|Year : 2016 | Volume
| Issue : 2 | Page : 106-108
Neonatal tetanus: Case series
Dharti Rajesh Patel, Haresh S Sindhal, Dipen Vasudev Patel, Somashekhar Marutirao Nimbalkar
Department of Pediatrics, Shree Krishna Hospital, Pramukhswami Medical College, Karamsad, Anand, Gujarat, India
|Date of Web Publication||8-Apr-2016|
Dipen Vasudev Patel
Department of Pediatrics, Shree Krishna Hospital, Pramukhswami Medical College, Karamsad - 388 325, Anand, Gujarat
Source of Support: None, Conflict of Interest: None
Neonatal tetanus occurs in developing countries, particularly those with the least developed health infrastructure. It usually occurs through infection of the unhealed umbilical stump, particularly when the stump is cut with a nonsterile instrument. World Health Organization defines it as an illness in a child who has the normal ability to suck in the first 2 days of life, but who loses the ability between 3 and 28 days of life and becomes rigid and has spasms. The overall incidence of tetanus is reducing globally and is rare in developed nations. We describe four cases of neonatal tetanus with regard to demography, clinical profile, and outcome. From them, 3 newborns were delivered at home by untrained birth attendants. All the mothers were from lower socio-economic class, illiterate and were below 25 years of age. Common symptoms were unable to feed, difficulty in respiration, episodes of spasms, and convulsions. Mortality was 50%.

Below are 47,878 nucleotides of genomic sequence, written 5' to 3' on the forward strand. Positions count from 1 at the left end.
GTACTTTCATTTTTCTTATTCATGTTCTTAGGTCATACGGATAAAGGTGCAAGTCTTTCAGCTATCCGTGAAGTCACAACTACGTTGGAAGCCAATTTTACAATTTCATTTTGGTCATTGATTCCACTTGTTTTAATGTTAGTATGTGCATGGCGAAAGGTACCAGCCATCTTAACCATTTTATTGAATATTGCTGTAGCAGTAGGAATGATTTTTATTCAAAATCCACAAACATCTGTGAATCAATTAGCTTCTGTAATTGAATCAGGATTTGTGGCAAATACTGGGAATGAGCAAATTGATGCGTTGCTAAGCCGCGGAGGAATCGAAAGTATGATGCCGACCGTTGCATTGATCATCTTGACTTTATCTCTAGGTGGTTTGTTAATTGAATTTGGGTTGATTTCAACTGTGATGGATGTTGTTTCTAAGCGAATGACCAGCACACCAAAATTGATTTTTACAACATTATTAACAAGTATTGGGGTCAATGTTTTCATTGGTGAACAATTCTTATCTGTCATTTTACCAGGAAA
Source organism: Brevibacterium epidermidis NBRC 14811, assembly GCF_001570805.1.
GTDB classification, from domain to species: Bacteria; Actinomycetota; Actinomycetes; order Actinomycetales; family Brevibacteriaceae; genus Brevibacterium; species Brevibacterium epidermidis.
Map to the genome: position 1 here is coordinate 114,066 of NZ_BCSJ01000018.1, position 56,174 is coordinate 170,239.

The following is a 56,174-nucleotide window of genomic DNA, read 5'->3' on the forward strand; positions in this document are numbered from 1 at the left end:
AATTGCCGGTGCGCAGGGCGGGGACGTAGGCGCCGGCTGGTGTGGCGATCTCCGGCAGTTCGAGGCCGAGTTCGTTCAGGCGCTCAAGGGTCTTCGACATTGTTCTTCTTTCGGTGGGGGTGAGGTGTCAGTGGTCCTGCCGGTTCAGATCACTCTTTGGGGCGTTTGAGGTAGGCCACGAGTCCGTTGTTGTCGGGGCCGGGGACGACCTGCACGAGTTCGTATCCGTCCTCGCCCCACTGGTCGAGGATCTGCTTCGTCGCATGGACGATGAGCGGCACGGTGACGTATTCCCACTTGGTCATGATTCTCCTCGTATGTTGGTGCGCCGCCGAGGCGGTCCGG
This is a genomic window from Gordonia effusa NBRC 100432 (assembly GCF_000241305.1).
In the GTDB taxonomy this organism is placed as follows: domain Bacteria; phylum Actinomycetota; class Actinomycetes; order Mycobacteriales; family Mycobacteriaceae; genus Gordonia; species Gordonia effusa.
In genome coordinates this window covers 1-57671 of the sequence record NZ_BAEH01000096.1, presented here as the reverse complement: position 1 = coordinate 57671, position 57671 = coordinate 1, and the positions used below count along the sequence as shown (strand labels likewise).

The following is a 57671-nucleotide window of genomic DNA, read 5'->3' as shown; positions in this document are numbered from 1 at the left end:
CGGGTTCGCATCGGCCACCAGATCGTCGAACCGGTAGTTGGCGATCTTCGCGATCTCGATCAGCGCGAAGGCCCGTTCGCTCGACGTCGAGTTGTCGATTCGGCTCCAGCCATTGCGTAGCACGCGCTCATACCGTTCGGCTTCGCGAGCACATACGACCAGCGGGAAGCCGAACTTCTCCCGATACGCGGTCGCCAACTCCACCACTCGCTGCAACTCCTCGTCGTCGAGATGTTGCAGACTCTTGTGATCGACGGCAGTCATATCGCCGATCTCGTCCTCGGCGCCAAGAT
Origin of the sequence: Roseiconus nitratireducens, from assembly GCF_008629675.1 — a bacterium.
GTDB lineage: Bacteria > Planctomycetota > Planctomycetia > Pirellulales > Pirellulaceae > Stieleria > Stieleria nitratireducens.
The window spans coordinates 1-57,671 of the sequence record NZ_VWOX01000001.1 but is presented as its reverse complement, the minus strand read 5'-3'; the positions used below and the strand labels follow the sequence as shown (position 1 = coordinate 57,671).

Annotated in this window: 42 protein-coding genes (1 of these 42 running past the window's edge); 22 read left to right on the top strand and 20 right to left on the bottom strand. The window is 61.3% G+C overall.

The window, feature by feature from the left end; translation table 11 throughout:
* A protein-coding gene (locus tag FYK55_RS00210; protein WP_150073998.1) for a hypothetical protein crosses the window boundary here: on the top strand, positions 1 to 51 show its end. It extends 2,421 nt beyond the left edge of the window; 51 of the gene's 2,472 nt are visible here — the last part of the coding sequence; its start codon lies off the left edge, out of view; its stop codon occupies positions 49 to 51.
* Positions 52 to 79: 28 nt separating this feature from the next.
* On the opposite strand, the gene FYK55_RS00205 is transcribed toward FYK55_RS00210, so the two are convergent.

Keywords: Maternal factors, neonatal tetanus, outcome, untrained birth attendants
|How to cite this article:|
Patel DR, Sindhal HS, Patel DV, Nimbalkar SM. Neonatal tetanus: Case series. J Clin Neonatol 2016;5:106-8
| Introduction|| |
Neonatal tetanus is a form of generalized tetanus caused by a toxin of Clostridium tetani, Gram-positive spore-forming anaerobes. An infant who has not acquired passive immunity because the mother has never been immunized is at risk.  Neonatal tetanus is a medical emergency with high mortality (7% of total neonatal death).  A confirmed case of neonatal tetanus is defined by World Health Organization (WHO) as a child with a history of all three of the following: (1) Normal feeding and crying during the first 2 days of life; (2) onset of illness between age 3 and 28 days; and (3) inability to suckle (trismus), followed by stiffness (generalized muscle rigidity) and/or convulsions (muscle spasms).  It is a clinical diagnosis, and no laboratory investigation can confirm it. , Overall, there is more than 30% decline in tetanus related deaths from the years 2000 to 2013 in under five children, and now it contributes to around 1% of neonatal deaths.  Elimination (<1 case in 1000 live births in every district across the country) is achieved for maternal and neonatal tetanus in India by May 15, 2015. Only 500 cases/year were reported during 2013 and 2014 in India.  We summarize fours cases of neonatal tetanus as a result of the failure of the clean chain during delivery and/or no tetanus toxoid vaccination during pregnancy.
| Case Report|| |